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Meiosis I in Xenopus oocytes is not error-prone despite lacking spindle assembly checkpoint abc
, Hua Shao , HongMei Wang & X. Johné Liu
State Key Laboratory of Reproductive Biology; Institute of Zoology; Chinese Academy of Sciences; Beijing, China b
University of Chinese Academy of Sciences; Beijing, China
Ottawa Hospital Research Institute; The Ottawa Hospital - General Campus; Ottawa, Ontario, Canada d
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Department of Biochemistry, Microbiology, and Immunology and Department of Obstetrics and Gynecology; University of Ottawa; Ottawa, Ontario, Canada Published online: 19 Mar 2014.
To cite this article: Dandan Liu, Hua Shao, HongMei Wang & X. Johné Liu (2014) Meiosis I in Xenopus oocytes is not errorprone despite lacking spindle assembly checkpoint, Cell Cycle, 13:10, 1602-1606, DOI: 10.4161/cc.28562 To link to this article: http://dx.doi.org/10.4161/cc.28562
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ReportReport Cell Cycle 13:10, 1602–1606; May 15, 2014; © 2014 Landes Bioscience
Meiosis I in Xenopus oocytes is not error-prone despite lacking spindle assembly checkpoint Dandan Liu1,2,3, Hua Shao3, Hongmei Wang1, and X Johné Liu3,4,* State Key Laboratory of Reproductive Biology; Institute of Zoology; Chinese Academy of Sciences; Beijing, China; 2University of Chinese Academy of Sciences; Beijing, China; 3 Ottawa Hospital Research Institute; The Ottawa Hospital - General Campus; Ottawa, Ontario, Canada; 4Department of Biochemistry, Microbiology, and Immunology and Department of Obstetrics and Gynecology; University of Ottawa; Ottawa, Ontario, Canada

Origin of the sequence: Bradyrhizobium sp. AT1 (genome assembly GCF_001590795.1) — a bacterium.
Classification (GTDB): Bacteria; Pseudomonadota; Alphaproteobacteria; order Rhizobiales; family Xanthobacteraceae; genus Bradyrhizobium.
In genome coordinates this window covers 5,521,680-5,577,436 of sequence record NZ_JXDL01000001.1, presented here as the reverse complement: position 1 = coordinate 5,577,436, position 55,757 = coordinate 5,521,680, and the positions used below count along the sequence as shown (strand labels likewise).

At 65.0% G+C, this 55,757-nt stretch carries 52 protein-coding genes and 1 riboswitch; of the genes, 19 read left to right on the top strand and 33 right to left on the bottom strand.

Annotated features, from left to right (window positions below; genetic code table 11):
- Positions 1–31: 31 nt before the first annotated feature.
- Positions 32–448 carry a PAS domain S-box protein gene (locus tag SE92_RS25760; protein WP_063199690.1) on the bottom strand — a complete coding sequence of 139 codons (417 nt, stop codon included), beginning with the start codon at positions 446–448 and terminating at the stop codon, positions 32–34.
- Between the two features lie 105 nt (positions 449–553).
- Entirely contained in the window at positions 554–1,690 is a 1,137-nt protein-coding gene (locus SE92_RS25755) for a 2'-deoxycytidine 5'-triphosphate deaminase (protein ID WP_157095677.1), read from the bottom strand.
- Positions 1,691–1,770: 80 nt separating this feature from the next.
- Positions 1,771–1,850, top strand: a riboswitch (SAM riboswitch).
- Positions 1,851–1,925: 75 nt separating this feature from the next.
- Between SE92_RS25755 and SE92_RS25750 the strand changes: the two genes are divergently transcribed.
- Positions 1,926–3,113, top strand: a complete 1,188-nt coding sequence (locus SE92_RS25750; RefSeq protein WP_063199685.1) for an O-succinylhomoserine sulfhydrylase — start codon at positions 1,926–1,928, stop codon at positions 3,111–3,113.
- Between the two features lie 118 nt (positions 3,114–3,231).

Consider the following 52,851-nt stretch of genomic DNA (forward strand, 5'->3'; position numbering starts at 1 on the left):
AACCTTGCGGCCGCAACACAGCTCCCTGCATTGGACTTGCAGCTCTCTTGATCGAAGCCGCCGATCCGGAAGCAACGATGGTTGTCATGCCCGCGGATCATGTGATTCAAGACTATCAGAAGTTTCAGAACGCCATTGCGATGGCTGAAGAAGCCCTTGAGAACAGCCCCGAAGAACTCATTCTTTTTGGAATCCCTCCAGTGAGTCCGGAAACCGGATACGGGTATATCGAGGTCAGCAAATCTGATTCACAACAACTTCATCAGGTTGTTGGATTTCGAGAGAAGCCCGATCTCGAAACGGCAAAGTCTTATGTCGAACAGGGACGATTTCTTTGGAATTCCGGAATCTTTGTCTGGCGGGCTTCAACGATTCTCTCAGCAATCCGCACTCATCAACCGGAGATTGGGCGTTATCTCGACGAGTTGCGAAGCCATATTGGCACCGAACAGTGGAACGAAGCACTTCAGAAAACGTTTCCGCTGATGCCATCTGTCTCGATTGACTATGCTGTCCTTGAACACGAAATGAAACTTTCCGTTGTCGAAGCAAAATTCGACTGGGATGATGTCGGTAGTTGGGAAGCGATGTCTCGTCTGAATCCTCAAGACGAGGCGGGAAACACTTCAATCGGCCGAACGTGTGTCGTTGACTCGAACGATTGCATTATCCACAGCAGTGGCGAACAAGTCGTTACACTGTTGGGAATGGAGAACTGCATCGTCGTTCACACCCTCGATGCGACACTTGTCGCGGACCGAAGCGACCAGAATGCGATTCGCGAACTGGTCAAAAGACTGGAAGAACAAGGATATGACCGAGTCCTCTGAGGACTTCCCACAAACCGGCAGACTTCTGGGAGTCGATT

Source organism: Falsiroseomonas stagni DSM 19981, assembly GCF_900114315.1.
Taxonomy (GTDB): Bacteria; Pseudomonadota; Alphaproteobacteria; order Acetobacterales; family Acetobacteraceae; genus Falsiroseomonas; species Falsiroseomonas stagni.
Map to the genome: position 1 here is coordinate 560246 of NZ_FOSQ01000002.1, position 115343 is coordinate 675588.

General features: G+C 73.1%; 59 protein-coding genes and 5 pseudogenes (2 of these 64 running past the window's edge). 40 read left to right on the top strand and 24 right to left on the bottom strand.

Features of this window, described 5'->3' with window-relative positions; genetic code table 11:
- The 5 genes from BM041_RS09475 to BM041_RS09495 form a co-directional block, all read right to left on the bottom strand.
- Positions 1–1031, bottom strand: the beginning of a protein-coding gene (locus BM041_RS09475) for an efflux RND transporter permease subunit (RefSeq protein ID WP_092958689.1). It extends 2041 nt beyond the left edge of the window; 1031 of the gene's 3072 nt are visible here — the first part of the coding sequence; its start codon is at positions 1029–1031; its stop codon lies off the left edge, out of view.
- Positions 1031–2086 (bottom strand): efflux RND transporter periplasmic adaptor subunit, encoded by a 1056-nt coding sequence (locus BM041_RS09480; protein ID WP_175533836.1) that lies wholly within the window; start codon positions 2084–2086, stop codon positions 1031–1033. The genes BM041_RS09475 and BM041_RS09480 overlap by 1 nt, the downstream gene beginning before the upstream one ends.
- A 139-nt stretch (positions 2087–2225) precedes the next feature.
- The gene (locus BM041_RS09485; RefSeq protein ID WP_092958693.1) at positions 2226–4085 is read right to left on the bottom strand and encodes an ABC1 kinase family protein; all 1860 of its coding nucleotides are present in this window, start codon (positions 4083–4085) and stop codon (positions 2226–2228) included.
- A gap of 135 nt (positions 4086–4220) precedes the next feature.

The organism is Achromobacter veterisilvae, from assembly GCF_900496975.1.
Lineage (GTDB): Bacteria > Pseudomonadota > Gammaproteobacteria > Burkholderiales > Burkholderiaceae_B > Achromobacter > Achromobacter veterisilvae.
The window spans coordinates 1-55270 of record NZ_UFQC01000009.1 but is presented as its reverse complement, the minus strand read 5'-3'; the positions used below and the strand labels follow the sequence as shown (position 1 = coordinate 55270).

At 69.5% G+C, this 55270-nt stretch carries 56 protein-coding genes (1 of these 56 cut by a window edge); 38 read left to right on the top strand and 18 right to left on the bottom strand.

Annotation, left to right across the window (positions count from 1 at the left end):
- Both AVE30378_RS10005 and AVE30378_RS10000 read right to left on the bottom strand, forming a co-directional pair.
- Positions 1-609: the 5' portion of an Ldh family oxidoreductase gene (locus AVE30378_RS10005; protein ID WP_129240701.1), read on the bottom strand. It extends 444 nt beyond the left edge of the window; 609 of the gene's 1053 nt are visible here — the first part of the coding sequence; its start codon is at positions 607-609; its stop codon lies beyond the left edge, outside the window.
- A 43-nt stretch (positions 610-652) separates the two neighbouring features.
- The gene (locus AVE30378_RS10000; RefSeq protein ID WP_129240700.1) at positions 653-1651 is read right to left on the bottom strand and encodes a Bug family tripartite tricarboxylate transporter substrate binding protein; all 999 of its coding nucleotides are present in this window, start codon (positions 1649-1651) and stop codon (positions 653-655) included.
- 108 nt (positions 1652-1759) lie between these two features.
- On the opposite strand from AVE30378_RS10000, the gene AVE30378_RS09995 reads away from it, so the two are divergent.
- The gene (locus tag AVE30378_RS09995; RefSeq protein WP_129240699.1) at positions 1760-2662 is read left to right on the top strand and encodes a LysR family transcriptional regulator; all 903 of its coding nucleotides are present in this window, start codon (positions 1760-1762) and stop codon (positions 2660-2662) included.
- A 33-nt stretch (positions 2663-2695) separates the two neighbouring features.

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Keywords: aneuploidy, Xenopus oocyte, meiosis, spindle assembly checkpoint, karyotyping
The spindle assembly checkpoint, SAC, is a surveillance mechanism to control the onset of anaphase during cell division. SAC prevents anaphase initiation until all chromosome pairs have achieved bipolar attachment and aligned at the metaphase plate of the spindle. In doing so, SAC is thought to be the key mechanism to prevent chromosome nondisjunction in mitosis and meiosis. We have recently demonstrated that Xenopus oocyte meiosis lacks SAC control. This prompted the question of whether Xenopus oocyte meiosis is particularly error-prone. In this study, we have karyotyped a total of 313 Xenopus eggs following in vitro oocyte maturation. We found no hyperploid egg, out of 204 metaphase II eggs with countable chromosome spreads. Therefore, chromosome nondisjunction is very rare during Xenopus oocyte meiosis I, despite the lack of SAC.